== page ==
Fat-reducing treatments that supposedly involve 'zapping', 'dissolving', 'melting', 'vaporizing' are under scrutiny to check out how appropriate these claims are.
Some companies are charging as much as 6000 dollar for 'fat-dissolving' injections, while others promise to 'liquefy' your flab.
Two Melbourne companies are being investigated by the Therapeutic Goods Administration (TGA) to determine whether their claims breach the law.
They have claimed their 'state-of-the-art' machines can help reduce fat, cellulite, stretch marks and saggy skin by using 'radio frequency controlled volumetric heating of the skin', and an ultrasound beam that 'targets fat cells, bringing them to self resonance'.
Also under investigation is Armadale company CDC Clinics, which offers laser treatment to 'melt' fat, using a method called laser lipolysis.
If the companies are found to be making medical claims, which are not backed by scientific evidence, they could be ordered to withdraw their advertisements.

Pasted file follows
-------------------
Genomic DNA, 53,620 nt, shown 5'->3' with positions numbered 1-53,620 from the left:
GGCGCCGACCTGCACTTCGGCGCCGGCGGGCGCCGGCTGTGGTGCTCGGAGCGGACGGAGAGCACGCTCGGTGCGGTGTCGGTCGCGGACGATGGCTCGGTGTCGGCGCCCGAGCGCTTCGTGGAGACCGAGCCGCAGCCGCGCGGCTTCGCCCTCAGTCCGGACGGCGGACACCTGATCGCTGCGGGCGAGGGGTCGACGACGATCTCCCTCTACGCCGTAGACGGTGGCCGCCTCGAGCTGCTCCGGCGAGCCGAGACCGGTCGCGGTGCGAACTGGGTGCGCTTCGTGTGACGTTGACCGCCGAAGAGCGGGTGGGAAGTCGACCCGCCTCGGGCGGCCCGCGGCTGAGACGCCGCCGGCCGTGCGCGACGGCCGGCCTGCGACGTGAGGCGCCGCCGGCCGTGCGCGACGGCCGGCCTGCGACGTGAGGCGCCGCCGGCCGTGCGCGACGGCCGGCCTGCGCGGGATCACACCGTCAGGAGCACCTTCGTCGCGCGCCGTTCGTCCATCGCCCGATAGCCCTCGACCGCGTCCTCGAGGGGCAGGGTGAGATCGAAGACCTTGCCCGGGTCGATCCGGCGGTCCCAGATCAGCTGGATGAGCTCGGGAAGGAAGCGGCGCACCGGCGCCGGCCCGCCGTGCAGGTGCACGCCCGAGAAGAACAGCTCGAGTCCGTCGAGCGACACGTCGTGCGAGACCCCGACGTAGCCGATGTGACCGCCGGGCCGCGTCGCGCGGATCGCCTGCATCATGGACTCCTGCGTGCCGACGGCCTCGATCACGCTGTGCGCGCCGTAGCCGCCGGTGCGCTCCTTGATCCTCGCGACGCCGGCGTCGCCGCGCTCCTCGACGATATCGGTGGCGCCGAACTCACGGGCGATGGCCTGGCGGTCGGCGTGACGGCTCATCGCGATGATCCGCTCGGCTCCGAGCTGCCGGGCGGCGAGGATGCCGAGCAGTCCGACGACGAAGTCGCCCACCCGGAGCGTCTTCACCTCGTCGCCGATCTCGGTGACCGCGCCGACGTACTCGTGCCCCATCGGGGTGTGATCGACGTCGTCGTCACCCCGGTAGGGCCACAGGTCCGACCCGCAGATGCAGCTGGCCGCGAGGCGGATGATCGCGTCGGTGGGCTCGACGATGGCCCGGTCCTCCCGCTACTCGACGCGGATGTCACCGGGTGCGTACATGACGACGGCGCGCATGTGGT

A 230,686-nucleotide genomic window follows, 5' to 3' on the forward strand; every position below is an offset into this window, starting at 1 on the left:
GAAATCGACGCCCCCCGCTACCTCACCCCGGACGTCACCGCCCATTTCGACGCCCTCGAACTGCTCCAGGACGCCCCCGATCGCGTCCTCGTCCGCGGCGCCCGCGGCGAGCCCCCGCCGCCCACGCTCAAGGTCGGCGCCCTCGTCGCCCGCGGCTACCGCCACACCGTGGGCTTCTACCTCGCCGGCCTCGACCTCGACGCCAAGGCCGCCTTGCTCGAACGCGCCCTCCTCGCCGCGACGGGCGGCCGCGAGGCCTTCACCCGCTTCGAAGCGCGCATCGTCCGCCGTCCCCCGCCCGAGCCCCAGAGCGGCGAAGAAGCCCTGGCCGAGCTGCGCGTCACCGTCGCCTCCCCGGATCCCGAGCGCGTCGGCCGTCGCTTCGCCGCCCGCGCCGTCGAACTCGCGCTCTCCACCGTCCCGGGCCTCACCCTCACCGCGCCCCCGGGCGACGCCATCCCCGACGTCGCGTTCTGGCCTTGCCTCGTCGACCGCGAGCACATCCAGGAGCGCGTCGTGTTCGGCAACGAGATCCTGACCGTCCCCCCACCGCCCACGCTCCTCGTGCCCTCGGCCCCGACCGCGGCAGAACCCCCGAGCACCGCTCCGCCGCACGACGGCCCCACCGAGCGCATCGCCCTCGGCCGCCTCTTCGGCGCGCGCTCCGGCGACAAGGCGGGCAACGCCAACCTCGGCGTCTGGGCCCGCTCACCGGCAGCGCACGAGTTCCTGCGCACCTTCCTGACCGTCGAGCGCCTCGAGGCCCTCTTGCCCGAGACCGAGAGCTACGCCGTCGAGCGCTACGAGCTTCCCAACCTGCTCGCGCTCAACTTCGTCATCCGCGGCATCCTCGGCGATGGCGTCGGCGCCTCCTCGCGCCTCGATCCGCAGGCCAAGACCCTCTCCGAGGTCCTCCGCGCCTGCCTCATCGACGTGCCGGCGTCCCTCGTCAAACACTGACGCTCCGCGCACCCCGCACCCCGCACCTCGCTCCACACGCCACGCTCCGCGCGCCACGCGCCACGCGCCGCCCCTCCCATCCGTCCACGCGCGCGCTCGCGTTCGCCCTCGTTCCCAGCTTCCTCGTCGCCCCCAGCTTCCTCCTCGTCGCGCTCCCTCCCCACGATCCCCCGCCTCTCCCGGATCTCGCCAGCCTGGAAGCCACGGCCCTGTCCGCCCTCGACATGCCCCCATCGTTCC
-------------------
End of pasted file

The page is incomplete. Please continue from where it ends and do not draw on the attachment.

A spokeswoman said the TGA is "concerned about alternative treatment providers making health claims that cannot be substantiated and that have the potential to mislead consumers".
The Victorian president of the Australian Medical Association, Harry Hemley, said tighter regulation of the industry was needed to protect the public.
"At best you may just be left out of pocket, but at worst the therapy could actually cause you harm," the Age quoted Hemley as saying.
CDC Clinics offers "Fat Dissolve", spruiked as a new way to banish cellulite and fat by injecting clients with "soy bean extract, vitamins and medicines" to break down fat cells permanently.
In an emailed statement, a spokesman said FatZap was not a weight-loss program but a method of "removing localised areas of fat".
The spokesman said studies in the Journal of Cosmetic and Laser Therapy and numerous clinical trials confirmed the efficacy of their machines, which have been registered by the TGA.